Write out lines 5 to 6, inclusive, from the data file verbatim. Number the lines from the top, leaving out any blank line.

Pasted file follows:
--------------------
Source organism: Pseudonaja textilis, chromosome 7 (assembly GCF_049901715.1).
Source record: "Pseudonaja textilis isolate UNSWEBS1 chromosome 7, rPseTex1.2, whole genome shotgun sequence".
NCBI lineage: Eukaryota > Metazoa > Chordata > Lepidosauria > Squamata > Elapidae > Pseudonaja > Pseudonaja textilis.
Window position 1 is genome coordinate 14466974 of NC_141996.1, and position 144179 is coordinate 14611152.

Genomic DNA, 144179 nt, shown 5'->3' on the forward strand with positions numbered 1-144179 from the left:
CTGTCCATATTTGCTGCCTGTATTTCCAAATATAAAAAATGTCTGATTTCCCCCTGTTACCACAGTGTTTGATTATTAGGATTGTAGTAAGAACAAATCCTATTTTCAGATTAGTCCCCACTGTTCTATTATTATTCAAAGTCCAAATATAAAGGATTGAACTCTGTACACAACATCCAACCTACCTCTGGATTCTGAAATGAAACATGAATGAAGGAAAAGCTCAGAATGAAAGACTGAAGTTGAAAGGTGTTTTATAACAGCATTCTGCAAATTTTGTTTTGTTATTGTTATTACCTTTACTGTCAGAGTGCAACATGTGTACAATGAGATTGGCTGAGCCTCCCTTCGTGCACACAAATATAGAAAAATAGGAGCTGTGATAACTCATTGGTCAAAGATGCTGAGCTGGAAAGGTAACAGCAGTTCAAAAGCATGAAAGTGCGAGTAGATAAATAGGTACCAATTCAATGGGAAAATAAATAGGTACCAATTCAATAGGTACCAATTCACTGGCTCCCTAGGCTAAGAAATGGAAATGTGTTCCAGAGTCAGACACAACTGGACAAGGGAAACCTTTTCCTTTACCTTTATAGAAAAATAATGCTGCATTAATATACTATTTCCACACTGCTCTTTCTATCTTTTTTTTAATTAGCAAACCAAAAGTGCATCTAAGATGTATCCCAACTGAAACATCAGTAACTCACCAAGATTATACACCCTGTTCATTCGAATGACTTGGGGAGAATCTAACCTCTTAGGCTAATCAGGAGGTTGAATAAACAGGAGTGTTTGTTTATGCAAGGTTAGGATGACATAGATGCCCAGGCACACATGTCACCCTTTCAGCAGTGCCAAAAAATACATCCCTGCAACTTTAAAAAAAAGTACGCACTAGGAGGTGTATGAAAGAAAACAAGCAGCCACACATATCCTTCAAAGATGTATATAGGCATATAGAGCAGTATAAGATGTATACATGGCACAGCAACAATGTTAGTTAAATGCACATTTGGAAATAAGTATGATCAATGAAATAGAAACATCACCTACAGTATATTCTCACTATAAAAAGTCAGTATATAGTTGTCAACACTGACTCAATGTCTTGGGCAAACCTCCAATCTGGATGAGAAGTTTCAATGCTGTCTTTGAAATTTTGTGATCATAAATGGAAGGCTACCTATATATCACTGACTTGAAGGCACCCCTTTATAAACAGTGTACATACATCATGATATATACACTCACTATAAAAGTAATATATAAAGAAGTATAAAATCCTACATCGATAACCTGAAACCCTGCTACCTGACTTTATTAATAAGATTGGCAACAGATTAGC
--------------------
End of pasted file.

Genomic DNA, 144179 nt, shown 5'->3' on the forward strand with positions numbered 1-144179 from the left:
CTGTCCATATTTGCTGCCTGTATTTCCAAATATAAAAAATGTCTGATTTCCCCCTGTTACCACAGTGTTTGATTATTAGGATTGTAGTAAGAACAAATCCTATTTTCAGATTAGTCCCCACTGTTCTATTATTATTCAAAGTCCAAATATAAAGGATTGAACTCTGTACACAACATCCAACCTACCTCTGGATTCTGAAATGAAACATGAATGAAGGAAAAGCTCAGAATGAAAGACTGAAGTTGAAAGGTGTTTTATAACAGCATTCTGCAAATTTTGTTTTGTTATTGTTATTACCTTTACTGTCAGAGTGCAACATGTGTACAATGAGATTGGCTGAGCCTCCCTTCGTGCACACAAATATAGAAAAATAGGAGCTGTGATAACTCATTGGTCAAAGATGCTGAGCTGGAAAGGTAACAGCAGTTCAAAAGCATGAAAGTGCGAGTAGATAAATAGGTACCAATTCAATGGGAAAATAAATAGGTACCAATTCAATAGGTACCAATTCACTGGCTCCCTAGGCTAAGAAATGGAAATGTGTTCCAGAGTCAGACACAACTGGACAAGGGAAACCTTTTCCTTTACCTTTATAGAAAAATAATGCTGCATTAATATACTATTTCCACACTGCTCTTTCTATCTTTTTTTTAATTAGCAAACCAAAAGTGCATCTAAGATGTATCCCAACTGAAACATCAGTAACTCACCAAGATTATACACCCTGTTCATTCGAATGACTTGGGGAGAATCTAACCTCTTAGGCTAATCAGGAGGTTGAATAAACAGGAGTGTTTGTTTATGCAAGGTTAGGATGACATAGATGCCCAGGCACACATGTCACCCTTTCAGCAGTGCCAAAAAATACATCCCTGCAACTTTAAAAAAAAGTACGCACTAGGAGGTGTATGAAAGAAAACAAGCAGCCACACATATCCTTCAAAGATGTATATAGGCATATAGAGCAGTATAAGATGTATACATGGCACAGCAACAATGTTAGTTAAATGCACATTTGGAAATAAGTATGATCAATGAAATAGAAACATCACCTACAGTATATTCTCACTATAAAAAGTCAGTATATAGTTGTCAACACTGACTCAATGTCTTGGGCAAACCTCCAATCTGGATGAGAAGTTTCAATGCTGTCTTTGAAATTTTGTGATCATAAATGGAAGGCTACCTATATATCACTGACTTGAAGGCACCCCTTTATAAACAGTGTACATACATCATGATATATACACTCACTATAAAAGTAATATATAAAGAAGTATAAAATCCTACATCGATAACCTGAAACCCTGCTACCTGACTTTATTAATAAGATTGGCAACAGATTAGC